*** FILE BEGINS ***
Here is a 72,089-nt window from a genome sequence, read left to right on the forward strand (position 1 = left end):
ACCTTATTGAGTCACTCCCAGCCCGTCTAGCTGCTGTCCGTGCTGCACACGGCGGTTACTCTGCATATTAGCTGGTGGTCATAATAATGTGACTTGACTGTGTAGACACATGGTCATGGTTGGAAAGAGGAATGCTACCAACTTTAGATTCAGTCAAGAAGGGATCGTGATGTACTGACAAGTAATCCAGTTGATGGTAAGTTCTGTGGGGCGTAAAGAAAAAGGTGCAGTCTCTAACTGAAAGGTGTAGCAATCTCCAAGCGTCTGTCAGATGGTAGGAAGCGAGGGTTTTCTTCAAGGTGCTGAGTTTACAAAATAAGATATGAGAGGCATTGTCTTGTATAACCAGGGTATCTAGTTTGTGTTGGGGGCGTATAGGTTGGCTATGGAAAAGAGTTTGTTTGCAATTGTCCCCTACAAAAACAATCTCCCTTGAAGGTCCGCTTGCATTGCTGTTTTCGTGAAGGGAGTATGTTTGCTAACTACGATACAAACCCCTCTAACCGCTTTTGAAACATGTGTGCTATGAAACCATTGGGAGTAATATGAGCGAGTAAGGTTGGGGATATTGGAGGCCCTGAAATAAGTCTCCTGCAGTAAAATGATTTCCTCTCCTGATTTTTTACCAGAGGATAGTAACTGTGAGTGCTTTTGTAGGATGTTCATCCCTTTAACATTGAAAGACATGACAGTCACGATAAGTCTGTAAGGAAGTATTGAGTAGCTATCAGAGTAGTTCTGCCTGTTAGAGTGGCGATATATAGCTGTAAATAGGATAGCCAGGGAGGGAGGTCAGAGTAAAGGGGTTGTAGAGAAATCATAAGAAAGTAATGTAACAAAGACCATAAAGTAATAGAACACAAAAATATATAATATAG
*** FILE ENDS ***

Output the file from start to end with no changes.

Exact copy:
Here is a 72,089-nt window from a genome sequence, read left to right on the forward strand (position 1 = left end):
ACCTTATTGAGTCACTCCCAGCCCGTCTAGCTGCTGTCCGTGCTGCACACGGCGGTTACTCTGCATATTAGCTGGTGGTCATAATAATGTGACTTGACTGTGTAGACACATGGTCATGGTTGGAAAGAGGAATGCTACCAACTTTAGATTCAGTCAAGAAGGGATCGTGATGTACTGACAAGTAATCCAGTTGATGGTAAGTTCTGTGGGGCGTAAAGAAAAAGGTGCAGTCTCTAACTGAAAGGTGTAGCAATCTCCAAGCGTCTGTCAGATGGTAGGAAGCGAGGGTTTTCTTCAAGGTGCTGAGTTTACAAAATAAGATATGAGAGGCATTGTCTTGTATAACCAGGGTATCTAGTTTGTGTTGGGGGCGTATAGGTTGGCTATGGAAAAGAGTTTGTTTGCAATTGTCCCCTACAAAAACAATCTCCCTTGAAGGTCCGCTTGCATTGCTGTTTTCGTGAAGGGAGTATGTTTGCTAACTACGATACAAACCCCTCTAACCGCTTTTGAAACATGTGTGCTATGAAACCATTGGGAGTAATATGAGCGAGTAAGGTTGGGGATATTGGAGGCCCTGAAATAAGTCTCCTGCAGTAAAATGATTTCCTCTCCTGATTTTTTACCAGAGGATAGTAACTGTGAGTGCTTTTGTAGGATGTTCATCCCTTTAACATTGAAAGACATGACAGTCACGATAAGTCTGTAAGGAAGTATTGAGTAGCTATCAGAGTAGTTCTGCCTGTTAGAGTGGCGATATATAGCTGTAAATAGGATAGCCAGGGAGGGAGGTCAGAGTAAAGGGGTTGTAGAGAAATCATAAGAAAGTAATGTAACAAAGACCATAAAGTAATAGAACACAAAAATATATAATATAG